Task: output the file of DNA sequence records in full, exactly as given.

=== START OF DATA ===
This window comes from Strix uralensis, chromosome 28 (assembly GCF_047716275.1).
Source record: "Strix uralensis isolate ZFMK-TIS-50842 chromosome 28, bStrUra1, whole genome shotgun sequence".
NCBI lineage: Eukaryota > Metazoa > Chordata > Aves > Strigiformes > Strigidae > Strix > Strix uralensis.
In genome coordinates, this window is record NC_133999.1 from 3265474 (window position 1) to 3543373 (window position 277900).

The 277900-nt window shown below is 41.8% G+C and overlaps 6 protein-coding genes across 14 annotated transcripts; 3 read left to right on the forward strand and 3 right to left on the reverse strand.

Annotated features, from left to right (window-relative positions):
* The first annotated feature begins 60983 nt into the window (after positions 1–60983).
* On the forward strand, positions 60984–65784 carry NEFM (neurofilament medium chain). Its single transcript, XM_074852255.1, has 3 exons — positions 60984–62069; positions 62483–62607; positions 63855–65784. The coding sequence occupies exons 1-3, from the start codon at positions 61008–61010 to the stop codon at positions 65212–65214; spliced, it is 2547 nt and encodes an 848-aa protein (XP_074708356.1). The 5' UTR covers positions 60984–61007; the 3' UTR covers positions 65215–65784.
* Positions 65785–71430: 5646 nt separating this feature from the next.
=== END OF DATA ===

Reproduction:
This window comes from Strix uralensis, chromosome 28 (assembly GCF_047716275.1).
Source record: "Strix uralensis isolate ZFMK-TIS-50842 chromosome 28, bStrUra1, whole genome shotgun sequence".
NCBI lineage: Eukaryota > Metazoa > Chordata > Aves > Strigiformes > Strigidae > Strix > Strix uralensis.
In genome coordinates, this window is record NC_133999.1 from 3265474 (window position 1) to 3543373 (window position 277900).

The 277900-nt window shown below is 41.8% G+C and overlaps 6 protein-coding genes across 14 annotated transcripts; 3 read left to right on the forward strand and 3 right to left on the reverse strand.

Annotated features, from left to right (window-relative positions):
* The first annotated feature begins 60983 nt into the window (after positions 1–60983).
* On the forward strand, positions 60984–65784 carry NEFM (neurofilament medium chain). Its single transcript, XM_074852255.1, has 3 exons — positions 60984–62069; positions 62483–62607; positions 63855–65784. The coding sequence occupies exons 1-3, from the start codon at positions 61008–61010 to the stop codon at positions 65212–65214; spliced, it is 2547 nt and encodes an 848-aa protein (XP_074708356.1). The 5' UTR covers positions 60984–61007; the 3' UTR covers positions 65215–65784.
* Positions 65785–71430: 5646 nt separating this feature from the next.